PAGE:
Case Study - Rubinka
Case Study - Rubinka
Case Study - Rubinka




Nala & Fix


* = updated

      • Rubinka

        The following is a letter sent to Nancy Camp from one of her clients.

        Rubinka and I were training for a 5-day backpack trip planned for mid-September, 2011. She turned up
        lame on her front left leg after some typically Airedale “heroic” squirrel chasing during a 3-hour hike just
        days before our trip. After a phone consultation with the on-call vet, I took her on the trip but kept her
        leashed most of the time. She did fine, but I could tell it bothered her some. After we returned, I took her
        to a noted orthopedic veterinary surgeon in the Valley. He determined she sprained her wrist and I was
        instructed to keep off of it for a while. Unfortunately, after “a while” the wrist hadn’t improved and her
        spine was bulging in a funny way, so I took her to a local veterinary acupuncturist/chiropractor. The
        treatments made an immediate difference, and she seemed much happier. These treatments, complimented with herbs, continued regularly through the winter. However, whenever she played even moderately hard or went for a mild hike, I could tell her wrist hurt.

        Finally in March, I went back to the orthopedic surgeon. During his second assessment, Rubinka reacted
        strongly to manipulation of her left hind leg. X-rays revealed a bad hip, the result of some unknown
        accident when she was a puppy. She had a full hip replacement on April 3rd, one month short of her 4th
        birthday. She was one miserable pooch. During each check-up visit at 2, 6, and 8 weeks, the surgeon
        commented that she just wasn’t walking right. Something about a muscle near the hip that was pried
        aside for the surgery, but didn’t migrate back into place as it was supposed to. He said this caused her
        left knee and toes to noticeably flip out when she walked. I was disappointed that he didn’t recommend
        any physical therapy or strengthening exercises. His only recommendation was to take her hiking and let
        her run around. He must never have owned an Airedale! They go 1,000 mph with fierce, terrier determination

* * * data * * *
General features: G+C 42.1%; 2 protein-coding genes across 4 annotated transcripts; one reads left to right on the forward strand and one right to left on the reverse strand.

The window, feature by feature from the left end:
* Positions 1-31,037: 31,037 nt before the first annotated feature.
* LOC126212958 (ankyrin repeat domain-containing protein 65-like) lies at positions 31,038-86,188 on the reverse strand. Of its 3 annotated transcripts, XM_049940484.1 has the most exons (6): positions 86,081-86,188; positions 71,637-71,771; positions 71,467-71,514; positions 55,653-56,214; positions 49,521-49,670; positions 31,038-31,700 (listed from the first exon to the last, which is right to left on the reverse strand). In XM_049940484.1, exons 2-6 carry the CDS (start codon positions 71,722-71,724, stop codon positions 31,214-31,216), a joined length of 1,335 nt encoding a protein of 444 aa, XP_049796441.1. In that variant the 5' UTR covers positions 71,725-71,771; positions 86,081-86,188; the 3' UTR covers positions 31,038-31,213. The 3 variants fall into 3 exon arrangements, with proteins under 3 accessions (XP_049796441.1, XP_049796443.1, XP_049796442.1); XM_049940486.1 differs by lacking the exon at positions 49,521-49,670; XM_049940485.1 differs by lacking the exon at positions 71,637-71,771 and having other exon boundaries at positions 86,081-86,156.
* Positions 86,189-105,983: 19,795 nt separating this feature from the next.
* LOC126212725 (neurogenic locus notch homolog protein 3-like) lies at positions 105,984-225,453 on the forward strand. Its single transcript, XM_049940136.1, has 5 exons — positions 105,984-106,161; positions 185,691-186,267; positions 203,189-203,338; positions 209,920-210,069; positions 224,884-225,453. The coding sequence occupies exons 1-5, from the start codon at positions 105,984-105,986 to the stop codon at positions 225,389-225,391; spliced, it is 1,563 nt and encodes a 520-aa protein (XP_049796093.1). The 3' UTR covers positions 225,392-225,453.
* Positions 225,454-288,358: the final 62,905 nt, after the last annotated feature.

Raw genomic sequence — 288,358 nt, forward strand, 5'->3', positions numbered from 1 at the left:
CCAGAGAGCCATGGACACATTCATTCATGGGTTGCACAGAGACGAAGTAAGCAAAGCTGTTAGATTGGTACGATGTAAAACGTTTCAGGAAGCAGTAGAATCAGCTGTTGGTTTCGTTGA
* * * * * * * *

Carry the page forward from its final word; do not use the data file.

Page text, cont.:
and may turn instantly stone deaf! Plus, she can be reactive to some dogs her size and larger, so this
        wasn’t a realistic post-surgery option.

        My vet tech friend recommended an appointment with you, saying that while she didn’t really understand
        your techniques, they had worked miracles on her Irish Wolfhounds. At wits end and full of concern for
        my dear rambunctious girl, I set up an appointment with you.

        After your first session, Binka slept 2 hours straight, absolutely without moving. A few hours later when
        we went on our evening walk, she walked that fast, long-legged walk that makes me hustle to keep up.
        She hadn’t done that in months.

        The next day she ran around the back yard, and I noticed that more often than not she’d halt with both
        hind legs pretty squared, something she hadn’t done post surgery.

        A few days after the first session, I brought in all the squeaky and tug toys banned since the operation,
        and poured them all onto the floor. Rubinka was overjoyed, picking up the first one and then another and
        another! Then she did tuck butt runs back and forth in the living room, joy shining from her eyes. Finally,
        she just crashed and enjoyed a good long nap!

        The second session you gave her wasn’t nearly so dramatic, but I saw post-treatment improvements
        then too. Overall, in the weeks that followed I noticed she was more playful, more relaxed at ease. She
        moved more easily and her posture was more balanced and square, and when she squatted, her left
        knee didn’t flip out and up as much.

        Was she miraculously cured? No. Her left leg appears to be longer than the right, the result, I believe,
        of a too-long ball stem, which I fear will give her a permanently longer and unbalanced stride on that side.
        The left knee still flips out somewhat as do the toes. She’s regaining the superb fitness and can power
        around the yard. So, thank you! You’ve made a significant difference in the quality of Rubinka’s life,
        both physically and mentally. I look forward (and I know she does too) to future treatments on her
        journey to optimal recovery.
        Kristin F., Hailey, Idaho

        Nancy’s Comments: I used the protocol to take the sympathetic nervous system out of overdrive in the
        first session and checked the empty/fill rhythms in the heart, lungs, and kidneys paying particular
        attention to the ureters. I used Functional Indirect Techniques and addressed the gross misalignments
        in the spine and neck in the following sessions.

        I saw Rubinka today (September 19, 2012) and she continues to make progress. Her caregiver is attentive
        and calls me whenever the dog’s patterns of movement vary from the latest improvement. It’s really nice
        to work with someone who understands targeting small issues before they become big ones. One thing
        that makes this dog rather high maintenance is that the leg with the hardware is longer than the other
        leg so the pelvis will always be un-level.